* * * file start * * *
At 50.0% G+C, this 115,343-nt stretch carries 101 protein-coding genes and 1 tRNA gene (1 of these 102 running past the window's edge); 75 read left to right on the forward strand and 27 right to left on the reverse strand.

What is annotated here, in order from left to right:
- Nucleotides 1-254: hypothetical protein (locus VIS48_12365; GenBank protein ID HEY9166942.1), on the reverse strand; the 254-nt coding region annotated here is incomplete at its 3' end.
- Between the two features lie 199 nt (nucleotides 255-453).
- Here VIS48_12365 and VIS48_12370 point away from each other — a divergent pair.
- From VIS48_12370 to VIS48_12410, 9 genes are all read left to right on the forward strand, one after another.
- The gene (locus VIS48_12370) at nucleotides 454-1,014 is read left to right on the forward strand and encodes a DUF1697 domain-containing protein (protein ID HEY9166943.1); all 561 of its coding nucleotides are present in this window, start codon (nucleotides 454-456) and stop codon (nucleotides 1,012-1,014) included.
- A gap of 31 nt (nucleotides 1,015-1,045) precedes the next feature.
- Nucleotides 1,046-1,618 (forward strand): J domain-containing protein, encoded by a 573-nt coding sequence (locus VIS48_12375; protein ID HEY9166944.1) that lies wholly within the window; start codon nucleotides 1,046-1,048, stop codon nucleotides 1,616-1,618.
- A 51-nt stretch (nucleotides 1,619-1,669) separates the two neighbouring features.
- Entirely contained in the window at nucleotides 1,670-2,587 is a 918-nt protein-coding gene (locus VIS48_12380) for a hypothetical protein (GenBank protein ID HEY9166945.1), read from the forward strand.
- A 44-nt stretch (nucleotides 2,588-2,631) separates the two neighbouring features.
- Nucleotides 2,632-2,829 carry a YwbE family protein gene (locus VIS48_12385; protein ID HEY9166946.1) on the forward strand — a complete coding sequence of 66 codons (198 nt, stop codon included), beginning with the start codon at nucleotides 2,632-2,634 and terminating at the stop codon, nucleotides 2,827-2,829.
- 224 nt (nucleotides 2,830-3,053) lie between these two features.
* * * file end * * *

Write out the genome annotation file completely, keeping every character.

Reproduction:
At 50.0% G+C, this 115,343-nt stretch carries 101 protein-coding genes and 1 tRNA gene (1 of these 102 running past the window's edge); 75 read left to right on the forward strand and 27 right to left on the reverse strand.

What is annotated here, in order from left to right:
- Nucleotides 1-254: hypothetical protein (locus VIS48_12365; GenBank protein ID HEY9166942.1), on the reverse strand; the 254-nt coding region annotated here is incomplete at its 3' end.
- Between the two features lie 199 nt (nucleotides 255-453).
- Here VIS48_12365 and VIS48_12370 point away from each other — a divergent pair.
- From VIS48_12370 to VIS48_12410, 9 genes are all read left to right on the forward strand, one after another.
- The gene (locus VIS48_12370) at nucleotides 454-1,014 is read left to right on the forward strand and encodes a DUF1697 domain-containing protein (protein ID HEY9166943.1); all 561 of its coding nucleotides are present in this window, start codon (nucleotides 454-456) and stop codon (nucleotides 1,012-1,014) included.
- A gap of 31 nt (nucleotides 1,015-1,045) precedes the next feature.
- Nucleotides 1,046-1,618 (forward strand): J domain-containing protein, encoded by a 573-nt coding sequence (locus VIS48_12375; protein ID HEY9166944.1) that lies wholly within the window; start codon nucleotides 1,046-1,048, stop codon nucleotides 1,616-1,618.
- A 51-nt stretch (nucleotides 1,619-1,669) separates the two neighbouring features.
- Entirely contained in the window at nucleotides 1,670-2,587 is a 918-nt protein-coding gene (locus VIS48_12380) for a hypothetical protein (GenBank protein ID HEY9166945.1), read from the forward strand.
- A 44-nt stretch (nucleotides 2,588-2,631) separates the two neighbouring features.
- Nucleotides 2,632-2,829 carry a YwbE family protein gene (locus VIS48_12385; protein ID HEY9166946.1) on the forward strand — a complete coding sequence of 66 codons (198 nt, stop codon included), beginning with the start codon at nucleotides 2,632-2,634 and terminating at the stop codon, nucleotides 2,827-2,829.
- 224 nt (nucleotides 2,830-3,053) lie between these two features.